Wednesday, April 06, 2005

Our teacher – an eight-year-old

By Na'eem Jeenah (aka Zabalaza)

I was very proud of my nephew when my sister told me what had happened. And I decided I was going to ask him about it so he would know I was proud. When I did, however, he smiled shyly and refused to repeat the story, saying instead that his brother should tell it to me.

The source of my – and Faheem’s parents’ – pride was an incident that had happened a few days earlier. The maulana at the local masjid had approached my older nephew after salah and told him that he needed to wear a topie (hat) to the masjid and if he did not, then his salah ‘will not be accepted’. The maulana is also the kids’ madressa teacher. This issue of the hat for salah was not a new issue for Suhayl and Faheem. It had arisen earlier and had caused some confusion in their minds since their father hardly ever wore a hat when he prayed.

On this occasion, having, it seemed, cleared his confusion, the younger brother piped up: ‘But the Prophet didn’t always wear a topie when he made salah. Sometimes he took off his hat and put it in front of him.’ I can imagine that such a challenge from an eight-year-old could have been somewhat perplexing and irritating for some people. It does not seem like the maulana was irritated or upset, however.

‘Who told you that?’ he asked Faheem.

‘It’s in the book,’ the boy replied.

So, he was told to bring ‘the book’ to show the maulana his evidence.

A strange situation, this. Firstly, you have an eight-year-old challenging a maulana, who is also his teacher, an authority figure in his life. Secondly, and importantly, his challenge is on an issue of fiqh (Islamic jurisprudence), which is supposed to be his teacher’s domain.

Nevertheless, the child – perhaps too young to realise the significance of this gauntlet that he threw down at the feet of the maulana (or, perhaps, this gauntlet that was thrown down at his feet by the maulana) – agreed.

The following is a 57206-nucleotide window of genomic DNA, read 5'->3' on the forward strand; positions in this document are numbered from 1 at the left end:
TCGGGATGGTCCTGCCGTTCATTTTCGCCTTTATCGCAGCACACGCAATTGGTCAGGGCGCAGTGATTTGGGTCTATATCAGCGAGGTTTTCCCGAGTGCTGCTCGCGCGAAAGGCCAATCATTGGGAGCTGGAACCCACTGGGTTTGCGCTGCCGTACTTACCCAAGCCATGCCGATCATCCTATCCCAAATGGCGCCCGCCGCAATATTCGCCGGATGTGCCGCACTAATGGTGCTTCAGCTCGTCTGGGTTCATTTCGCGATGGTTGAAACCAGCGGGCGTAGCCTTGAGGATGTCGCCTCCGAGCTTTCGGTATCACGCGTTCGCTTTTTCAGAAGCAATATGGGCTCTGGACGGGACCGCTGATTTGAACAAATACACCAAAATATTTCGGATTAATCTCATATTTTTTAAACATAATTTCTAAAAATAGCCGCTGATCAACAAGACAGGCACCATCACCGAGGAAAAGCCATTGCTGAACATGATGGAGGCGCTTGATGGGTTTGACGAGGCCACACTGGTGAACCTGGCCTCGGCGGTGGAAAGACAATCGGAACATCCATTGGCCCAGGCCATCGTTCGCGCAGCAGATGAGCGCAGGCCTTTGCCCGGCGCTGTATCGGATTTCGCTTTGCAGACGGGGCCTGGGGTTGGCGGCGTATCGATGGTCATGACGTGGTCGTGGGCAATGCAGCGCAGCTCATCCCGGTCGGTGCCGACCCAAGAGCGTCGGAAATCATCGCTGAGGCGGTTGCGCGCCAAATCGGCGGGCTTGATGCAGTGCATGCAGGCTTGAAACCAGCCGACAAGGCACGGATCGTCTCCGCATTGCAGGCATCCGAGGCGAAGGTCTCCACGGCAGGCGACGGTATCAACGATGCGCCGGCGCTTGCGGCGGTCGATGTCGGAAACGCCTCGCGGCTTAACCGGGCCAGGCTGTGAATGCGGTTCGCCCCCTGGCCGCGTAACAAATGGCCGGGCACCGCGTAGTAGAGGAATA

That evening he took down his parents’ volumes of Fiqh us-Sunnah, authored by Egyptian scholar Sayyid Sabiq, and paged through them until, with a little help from his mother, he found what he was looking for. He carefully marked the relevant page and passage and, the next day, took the fiqh volume to the masjid to show the maulana his daleel (proof, evidence). He produced his proof and the maulana responded with… silence. I don’t think it was because he did not want to argue with an eight-year-old. I suspect he realised the child was right and, dare I say it, the teacher had met his match in his student.

The passage my nephew had selected reads: ‘Ibn ‘Asakir related that the Prophet would sometimes remove his cap and place it in front of him as a sutrah. According to the Hanifiyyah [the followers of Imam Abu Hanifa], one can pray with his head uncovered. In fact, they prefer this if it is done out of a sense of humility and awe. There is no evidence whatsoever that it is preferred to cover one’s head while praying.’

I listened to the older brother telling story – even though I had already heard it from their mother.

The question, of course, is why was I proud about my nephew. It is not, as I am sure I will be accused, because I am ‘anti-‘ulama¯’. I am not. Rather, it is because I believe that Muslims should be creatures who excel in the use of one of the greatest gifts of Allah – our intellect. It is a duty to do so; the Qur’a¯n commands it repeatedly. And using the intellect, the ‘aql, means constantly being critical.